The implications of the Commission’s approach to evaluating the impacts of GHG emissions extend beyond this proceeding. Taking the Commission’s approach to its logical conclusion, the Commission would approve any project regardless of the amount of GHGs emitted without ever determining the significance of their environmental impact. If the Commission continues to assume that a project will not have a significant environmental impact no matter the volume of GHG emissions it causes, those emissions and their consequences cannot meaningfully factor into the public-interest determination. Approving a project that may significantly contribute to the harms caused by climate change without evaluating the significance of that impact or considering it as part of the public-interest determination is contrary to law, arbitrary and capricious, and not the product of reasoned decisionmaking. 13
The Commission Fails to Satisfy Its Obligation under NEPA
Under NEPA and D.C. Circuit precedent, the Commission must examine the reasonably foreseeable upstream and downstream emissions that will result from an interstate pipeline. Sabal Trail held that the reasonably foreseeable combustion of gas transported through a pipeline was an indirect effect.14 There is no real question here that the natural gas to be transported by the Project will be combusted. The very purpose of the Project is to provide natural gas to Entergy’s Montgomery Power Station.15 The EA acknowledges the downstream indirect effect and calculates the Project’s indirect downstream GHG emissions of more than 2.7 million tons annually.16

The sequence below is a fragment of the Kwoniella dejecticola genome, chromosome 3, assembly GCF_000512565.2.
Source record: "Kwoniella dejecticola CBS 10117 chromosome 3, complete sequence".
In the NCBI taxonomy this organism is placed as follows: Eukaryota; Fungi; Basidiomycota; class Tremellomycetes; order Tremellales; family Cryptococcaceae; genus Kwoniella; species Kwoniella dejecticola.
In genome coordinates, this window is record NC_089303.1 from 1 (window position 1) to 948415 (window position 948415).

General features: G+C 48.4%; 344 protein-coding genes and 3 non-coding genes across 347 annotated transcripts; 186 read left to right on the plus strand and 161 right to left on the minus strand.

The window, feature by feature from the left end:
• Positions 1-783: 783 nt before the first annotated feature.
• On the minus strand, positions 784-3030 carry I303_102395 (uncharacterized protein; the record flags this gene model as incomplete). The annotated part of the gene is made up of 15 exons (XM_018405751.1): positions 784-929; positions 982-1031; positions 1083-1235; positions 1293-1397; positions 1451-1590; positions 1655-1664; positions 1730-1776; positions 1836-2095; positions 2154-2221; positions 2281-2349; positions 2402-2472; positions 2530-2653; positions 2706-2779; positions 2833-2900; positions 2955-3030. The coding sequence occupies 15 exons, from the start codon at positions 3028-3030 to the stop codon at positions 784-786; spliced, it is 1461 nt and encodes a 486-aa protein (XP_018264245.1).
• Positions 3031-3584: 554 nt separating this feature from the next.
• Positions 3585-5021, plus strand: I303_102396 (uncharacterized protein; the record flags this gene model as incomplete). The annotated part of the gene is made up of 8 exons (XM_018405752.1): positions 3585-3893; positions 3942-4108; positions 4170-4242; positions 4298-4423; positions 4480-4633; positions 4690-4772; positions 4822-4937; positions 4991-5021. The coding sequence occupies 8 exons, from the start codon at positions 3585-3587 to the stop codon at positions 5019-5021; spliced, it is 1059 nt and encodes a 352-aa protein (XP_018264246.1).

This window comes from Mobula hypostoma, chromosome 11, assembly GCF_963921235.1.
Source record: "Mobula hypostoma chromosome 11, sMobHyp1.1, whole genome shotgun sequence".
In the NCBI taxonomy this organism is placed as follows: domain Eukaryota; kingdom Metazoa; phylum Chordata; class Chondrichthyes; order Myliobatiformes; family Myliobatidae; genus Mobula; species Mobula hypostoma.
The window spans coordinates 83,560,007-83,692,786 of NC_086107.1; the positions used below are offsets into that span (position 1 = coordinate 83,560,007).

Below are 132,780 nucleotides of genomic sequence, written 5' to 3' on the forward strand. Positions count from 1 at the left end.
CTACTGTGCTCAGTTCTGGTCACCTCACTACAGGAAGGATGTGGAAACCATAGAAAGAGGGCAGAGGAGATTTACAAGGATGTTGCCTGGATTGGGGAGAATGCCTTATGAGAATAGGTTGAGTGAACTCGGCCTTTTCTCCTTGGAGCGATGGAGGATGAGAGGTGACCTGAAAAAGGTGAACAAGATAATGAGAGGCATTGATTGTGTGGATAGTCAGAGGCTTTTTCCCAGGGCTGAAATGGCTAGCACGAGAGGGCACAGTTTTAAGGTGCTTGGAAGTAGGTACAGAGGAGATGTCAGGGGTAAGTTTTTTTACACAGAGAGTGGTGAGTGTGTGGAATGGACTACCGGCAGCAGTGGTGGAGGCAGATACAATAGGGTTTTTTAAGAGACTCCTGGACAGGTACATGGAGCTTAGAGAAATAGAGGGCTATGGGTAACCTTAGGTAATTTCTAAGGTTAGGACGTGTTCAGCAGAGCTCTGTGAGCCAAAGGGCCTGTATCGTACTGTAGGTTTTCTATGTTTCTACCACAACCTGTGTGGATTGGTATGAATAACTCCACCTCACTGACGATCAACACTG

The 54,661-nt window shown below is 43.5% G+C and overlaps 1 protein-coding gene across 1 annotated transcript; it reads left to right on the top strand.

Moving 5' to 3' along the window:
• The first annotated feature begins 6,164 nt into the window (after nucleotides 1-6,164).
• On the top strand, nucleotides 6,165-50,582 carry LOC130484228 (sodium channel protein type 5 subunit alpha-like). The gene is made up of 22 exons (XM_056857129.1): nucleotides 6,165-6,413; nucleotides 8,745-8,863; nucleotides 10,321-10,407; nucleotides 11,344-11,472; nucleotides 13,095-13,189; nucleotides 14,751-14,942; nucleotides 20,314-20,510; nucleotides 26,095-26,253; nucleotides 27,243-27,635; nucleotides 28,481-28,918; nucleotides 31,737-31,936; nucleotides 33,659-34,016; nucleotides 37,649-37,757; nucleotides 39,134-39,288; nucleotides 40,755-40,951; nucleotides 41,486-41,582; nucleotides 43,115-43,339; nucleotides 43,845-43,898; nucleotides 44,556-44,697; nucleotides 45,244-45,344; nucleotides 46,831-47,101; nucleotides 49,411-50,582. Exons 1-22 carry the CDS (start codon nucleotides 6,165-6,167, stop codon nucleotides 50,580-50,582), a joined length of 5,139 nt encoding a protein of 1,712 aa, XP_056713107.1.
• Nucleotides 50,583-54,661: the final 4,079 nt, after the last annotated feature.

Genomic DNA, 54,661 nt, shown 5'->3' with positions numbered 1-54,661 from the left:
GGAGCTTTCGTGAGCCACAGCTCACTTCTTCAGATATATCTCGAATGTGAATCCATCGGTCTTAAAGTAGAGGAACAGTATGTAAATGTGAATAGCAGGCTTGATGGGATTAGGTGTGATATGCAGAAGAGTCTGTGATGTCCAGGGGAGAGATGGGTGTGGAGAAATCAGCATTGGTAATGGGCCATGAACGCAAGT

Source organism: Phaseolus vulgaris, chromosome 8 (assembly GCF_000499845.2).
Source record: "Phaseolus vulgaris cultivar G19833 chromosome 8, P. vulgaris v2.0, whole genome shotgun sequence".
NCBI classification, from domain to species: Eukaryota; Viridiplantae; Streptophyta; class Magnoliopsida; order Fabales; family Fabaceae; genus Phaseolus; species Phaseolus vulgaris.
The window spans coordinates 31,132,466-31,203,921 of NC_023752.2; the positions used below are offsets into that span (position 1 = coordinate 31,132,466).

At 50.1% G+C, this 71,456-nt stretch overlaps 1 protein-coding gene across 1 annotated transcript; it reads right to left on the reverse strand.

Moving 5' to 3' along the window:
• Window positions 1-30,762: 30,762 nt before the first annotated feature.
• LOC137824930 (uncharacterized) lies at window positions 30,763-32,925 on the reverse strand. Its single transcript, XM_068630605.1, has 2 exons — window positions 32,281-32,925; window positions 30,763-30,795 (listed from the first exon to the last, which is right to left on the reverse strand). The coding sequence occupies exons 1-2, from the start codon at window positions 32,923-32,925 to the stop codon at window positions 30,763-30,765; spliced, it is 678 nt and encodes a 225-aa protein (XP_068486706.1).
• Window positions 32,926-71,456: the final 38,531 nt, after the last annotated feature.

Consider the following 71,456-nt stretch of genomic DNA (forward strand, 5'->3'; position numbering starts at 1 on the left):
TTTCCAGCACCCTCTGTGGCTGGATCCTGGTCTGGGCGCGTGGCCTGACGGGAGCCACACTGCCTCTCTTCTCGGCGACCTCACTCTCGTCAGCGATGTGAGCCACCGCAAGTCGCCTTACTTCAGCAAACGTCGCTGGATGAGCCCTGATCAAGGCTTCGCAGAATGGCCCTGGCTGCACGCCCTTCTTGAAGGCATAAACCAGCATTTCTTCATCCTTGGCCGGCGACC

While quantification of the Project’s indirect GHG emissions is a necessary step toward meeting the Commission’s NEPA obligations, listing the volume of emissions alone is insufficient. In order to examine the environmental consequences of the Project’s indirect impacts under NEPA, the Commission must consider the harm caused by the Project’s indirect GHG emissions and “evaluate the ‘incremental impact’ that these emissions will have on climate change or the environment more generally.”17 There is no real question here that the natural gas to be transported by the Project will be combusted. The very purpose of the Project is to provide natural gas to Entergy’s Montgomery Identifying the consequences that those emissions will have for climate change is essential if NEPA is to play the disclosure and good government roles for which it was designed. By contrast, the Commission’s approach in this order, where it states the volume of emissions as shares of national and state emissions and describes climate change generally, tells us nothing about the “‘incremental impact’ that these emissions will have on climate change.” 18
In refusing to even assess the significance of the Project’s GHG emissions during the environmental review process, the Commission relegates climate change to a negligible role, at best, in its NEPA analysis. The Commission argues that it need not determine whether the Project’s contribution to climate change is significant because “[t]here is no standard methodology” to determine whether the indirect GHG emissions “would result in physical effects on the environment for the purposes of evaluating the Project’s impact on climate change, either locally or nationally.”19 As a logical matter, the argument that there is no single standard methodology for evaluating the significance of GHG emissions does not excuse the Commission from assessing the Project’s environmental impacts under NEPA. The claimed absence of a standard methodology is no justification for effectively ignoring those emissions.